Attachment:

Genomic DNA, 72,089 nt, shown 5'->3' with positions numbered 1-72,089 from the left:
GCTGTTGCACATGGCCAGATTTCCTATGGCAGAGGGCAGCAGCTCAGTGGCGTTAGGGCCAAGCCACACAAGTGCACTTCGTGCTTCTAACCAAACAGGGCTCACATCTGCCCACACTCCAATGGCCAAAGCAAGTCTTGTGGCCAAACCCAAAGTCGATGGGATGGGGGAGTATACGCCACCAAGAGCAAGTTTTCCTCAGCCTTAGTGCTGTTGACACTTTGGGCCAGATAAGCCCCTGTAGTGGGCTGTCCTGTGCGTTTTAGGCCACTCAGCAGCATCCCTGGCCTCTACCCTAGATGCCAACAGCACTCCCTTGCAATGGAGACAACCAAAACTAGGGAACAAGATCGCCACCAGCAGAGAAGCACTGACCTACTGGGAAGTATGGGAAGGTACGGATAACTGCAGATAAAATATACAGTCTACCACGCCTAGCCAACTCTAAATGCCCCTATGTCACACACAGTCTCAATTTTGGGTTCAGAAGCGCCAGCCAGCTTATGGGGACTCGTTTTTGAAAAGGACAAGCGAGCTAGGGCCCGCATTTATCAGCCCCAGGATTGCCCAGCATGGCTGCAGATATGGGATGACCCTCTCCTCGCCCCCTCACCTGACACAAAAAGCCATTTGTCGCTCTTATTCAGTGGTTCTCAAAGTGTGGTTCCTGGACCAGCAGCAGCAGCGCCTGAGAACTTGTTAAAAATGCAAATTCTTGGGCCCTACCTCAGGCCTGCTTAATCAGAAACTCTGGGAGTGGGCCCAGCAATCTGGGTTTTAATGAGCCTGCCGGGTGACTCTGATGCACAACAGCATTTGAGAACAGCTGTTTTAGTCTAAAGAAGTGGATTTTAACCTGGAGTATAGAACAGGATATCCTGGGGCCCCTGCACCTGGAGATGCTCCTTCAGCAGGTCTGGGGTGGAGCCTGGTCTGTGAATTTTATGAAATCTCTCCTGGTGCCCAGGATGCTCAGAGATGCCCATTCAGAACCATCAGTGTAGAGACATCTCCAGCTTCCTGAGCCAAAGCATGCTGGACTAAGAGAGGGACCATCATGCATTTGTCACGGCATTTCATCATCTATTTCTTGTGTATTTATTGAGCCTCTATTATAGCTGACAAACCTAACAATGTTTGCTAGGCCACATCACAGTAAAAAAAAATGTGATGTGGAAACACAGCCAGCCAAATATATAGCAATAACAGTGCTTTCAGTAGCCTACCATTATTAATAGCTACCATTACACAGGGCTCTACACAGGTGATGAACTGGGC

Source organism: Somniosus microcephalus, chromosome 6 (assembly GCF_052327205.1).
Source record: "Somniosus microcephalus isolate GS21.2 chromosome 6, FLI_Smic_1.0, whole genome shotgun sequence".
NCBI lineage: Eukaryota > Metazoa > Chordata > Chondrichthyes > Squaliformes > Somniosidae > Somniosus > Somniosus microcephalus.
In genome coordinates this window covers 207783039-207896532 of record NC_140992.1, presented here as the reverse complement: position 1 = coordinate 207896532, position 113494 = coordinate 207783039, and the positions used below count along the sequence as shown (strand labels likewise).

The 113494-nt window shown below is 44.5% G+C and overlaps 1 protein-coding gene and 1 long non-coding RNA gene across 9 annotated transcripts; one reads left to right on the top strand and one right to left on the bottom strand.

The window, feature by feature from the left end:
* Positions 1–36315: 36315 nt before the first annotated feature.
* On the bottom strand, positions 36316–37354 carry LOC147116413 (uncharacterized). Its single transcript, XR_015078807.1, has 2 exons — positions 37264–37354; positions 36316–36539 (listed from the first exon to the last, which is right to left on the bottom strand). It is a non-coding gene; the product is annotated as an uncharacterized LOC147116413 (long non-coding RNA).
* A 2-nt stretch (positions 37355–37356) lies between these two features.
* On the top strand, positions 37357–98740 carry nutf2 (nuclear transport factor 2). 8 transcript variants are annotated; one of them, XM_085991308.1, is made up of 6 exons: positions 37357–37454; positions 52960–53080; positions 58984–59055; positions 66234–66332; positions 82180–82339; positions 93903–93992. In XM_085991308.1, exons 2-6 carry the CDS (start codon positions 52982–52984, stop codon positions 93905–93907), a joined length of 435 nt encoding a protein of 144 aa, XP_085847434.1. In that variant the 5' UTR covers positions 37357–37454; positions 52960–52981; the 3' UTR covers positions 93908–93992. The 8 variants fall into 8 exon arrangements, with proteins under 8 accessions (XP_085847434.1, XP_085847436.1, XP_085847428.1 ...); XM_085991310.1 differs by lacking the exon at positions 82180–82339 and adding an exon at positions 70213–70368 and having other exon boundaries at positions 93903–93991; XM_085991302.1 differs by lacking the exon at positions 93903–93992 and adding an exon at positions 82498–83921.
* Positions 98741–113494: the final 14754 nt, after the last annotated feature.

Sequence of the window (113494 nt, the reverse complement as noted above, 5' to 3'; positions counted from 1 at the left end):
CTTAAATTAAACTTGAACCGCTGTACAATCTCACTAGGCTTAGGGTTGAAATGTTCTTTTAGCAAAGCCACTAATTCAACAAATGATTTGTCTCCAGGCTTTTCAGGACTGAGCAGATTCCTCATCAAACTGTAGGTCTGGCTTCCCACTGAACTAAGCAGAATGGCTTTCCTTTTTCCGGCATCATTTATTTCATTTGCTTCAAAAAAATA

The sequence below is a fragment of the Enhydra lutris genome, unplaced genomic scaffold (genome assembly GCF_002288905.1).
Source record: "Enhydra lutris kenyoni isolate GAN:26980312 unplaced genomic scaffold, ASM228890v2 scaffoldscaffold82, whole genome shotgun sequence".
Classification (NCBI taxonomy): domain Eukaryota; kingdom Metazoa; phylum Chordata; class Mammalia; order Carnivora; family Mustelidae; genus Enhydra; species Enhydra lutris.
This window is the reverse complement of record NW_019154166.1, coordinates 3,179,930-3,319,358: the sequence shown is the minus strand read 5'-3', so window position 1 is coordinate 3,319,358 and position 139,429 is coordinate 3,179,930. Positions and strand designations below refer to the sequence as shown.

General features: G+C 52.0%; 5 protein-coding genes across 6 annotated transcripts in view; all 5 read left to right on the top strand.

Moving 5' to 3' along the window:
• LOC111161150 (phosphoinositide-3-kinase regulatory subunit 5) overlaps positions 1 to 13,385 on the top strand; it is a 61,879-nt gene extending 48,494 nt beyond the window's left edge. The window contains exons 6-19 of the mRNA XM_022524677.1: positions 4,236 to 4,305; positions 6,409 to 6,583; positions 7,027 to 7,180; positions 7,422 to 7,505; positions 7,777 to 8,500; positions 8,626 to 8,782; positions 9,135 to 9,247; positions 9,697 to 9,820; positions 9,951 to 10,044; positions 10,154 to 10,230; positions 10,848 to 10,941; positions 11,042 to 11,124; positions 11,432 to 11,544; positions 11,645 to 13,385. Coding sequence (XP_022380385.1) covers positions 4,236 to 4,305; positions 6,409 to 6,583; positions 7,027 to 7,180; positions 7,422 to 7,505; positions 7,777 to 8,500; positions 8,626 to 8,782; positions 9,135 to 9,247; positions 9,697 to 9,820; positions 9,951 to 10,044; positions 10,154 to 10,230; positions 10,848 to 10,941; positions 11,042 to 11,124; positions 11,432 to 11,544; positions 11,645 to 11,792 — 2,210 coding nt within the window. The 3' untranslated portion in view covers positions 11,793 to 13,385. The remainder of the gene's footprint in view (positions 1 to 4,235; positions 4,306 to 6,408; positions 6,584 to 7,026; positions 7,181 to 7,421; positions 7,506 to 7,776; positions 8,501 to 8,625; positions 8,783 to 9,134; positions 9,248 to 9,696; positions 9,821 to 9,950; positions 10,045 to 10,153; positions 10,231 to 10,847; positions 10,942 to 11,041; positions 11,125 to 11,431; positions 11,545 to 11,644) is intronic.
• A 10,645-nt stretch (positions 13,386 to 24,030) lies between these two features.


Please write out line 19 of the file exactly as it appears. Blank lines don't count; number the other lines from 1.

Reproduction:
This window is the reverse complement of record NW_019154166.1, coordinates 3,179,930-3,319,358: the sequence shown is the minus strand read 5'-3', so window position 1 is coordinate 3,319,358 and position 139,429 is coordinate 3,179,930. Positions and strand designations below refer to the sequence as shown.